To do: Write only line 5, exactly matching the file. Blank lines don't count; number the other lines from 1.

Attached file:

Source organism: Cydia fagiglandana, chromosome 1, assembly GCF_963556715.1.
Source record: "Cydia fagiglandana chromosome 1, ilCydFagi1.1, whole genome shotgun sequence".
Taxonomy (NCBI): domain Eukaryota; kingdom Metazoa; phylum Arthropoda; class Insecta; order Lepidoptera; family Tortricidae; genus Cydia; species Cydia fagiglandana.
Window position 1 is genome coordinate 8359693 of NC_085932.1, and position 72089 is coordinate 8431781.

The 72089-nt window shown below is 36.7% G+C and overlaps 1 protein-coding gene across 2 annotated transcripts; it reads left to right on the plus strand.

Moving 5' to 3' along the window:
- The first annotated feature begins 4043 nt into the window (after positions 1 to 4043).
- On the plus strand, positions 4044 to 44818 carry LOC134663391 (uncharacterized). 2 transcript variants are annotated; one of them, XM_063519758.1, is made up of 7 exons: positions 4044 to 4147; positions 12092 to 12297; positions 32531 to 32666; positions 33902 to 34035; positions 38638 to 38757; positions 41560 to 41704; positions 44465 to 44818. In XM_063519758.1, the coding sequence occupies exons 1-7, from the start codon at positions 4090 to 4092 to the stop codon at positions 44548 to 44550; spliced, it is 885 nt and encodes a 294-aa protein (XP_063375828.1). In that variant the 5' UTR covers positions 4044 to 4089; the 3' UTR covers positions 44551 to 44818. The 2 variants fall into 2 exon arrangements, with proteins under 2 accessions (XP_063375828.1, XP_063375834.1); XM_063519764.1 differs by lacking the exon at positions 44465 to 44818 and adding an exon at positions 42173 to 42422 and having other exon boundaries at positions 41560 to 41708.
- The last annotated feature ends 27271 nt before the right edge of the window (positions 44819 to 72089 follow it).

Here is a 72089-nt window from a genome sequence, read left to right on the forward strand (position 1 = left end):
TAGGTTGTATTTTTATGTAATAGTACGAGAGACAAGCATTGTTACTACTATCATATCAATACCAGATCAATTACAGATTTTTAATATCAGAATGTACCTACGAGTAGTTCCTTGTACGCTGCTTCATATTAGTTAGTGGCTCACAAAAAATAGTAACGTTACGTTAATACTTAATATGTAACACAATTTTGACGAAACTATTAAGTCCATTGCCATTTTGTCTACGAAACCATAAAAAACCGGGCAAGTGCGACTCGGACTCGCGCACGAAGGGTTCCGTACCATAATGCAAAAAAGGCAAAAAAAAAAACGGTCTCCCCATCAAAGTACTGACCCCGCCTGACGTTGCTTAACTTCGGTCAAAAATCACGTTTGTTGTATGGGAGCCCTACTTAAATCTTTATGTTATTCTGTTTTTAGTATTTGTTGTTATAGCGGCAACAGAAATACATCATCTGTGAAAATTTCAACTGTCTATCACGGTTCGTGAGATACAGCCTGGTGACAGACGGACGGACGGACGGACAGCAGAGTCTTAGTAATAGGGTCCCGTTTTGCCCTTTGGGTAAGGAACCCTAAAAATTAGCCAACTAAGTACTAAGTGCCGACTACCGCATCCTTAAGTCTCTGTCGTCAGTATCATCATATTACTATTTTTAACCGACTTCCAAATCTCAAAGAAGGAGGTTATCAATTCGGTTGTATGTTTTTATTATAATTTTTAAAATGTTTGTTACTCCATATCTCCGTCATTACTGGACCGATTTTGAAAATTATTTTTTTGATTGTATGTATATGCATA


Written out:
The 72089-nt window shown below is 36.7% G+C and overlaps 1 protein-coding gene across 2 annotated transcripts; it reads left to right on the plus strand.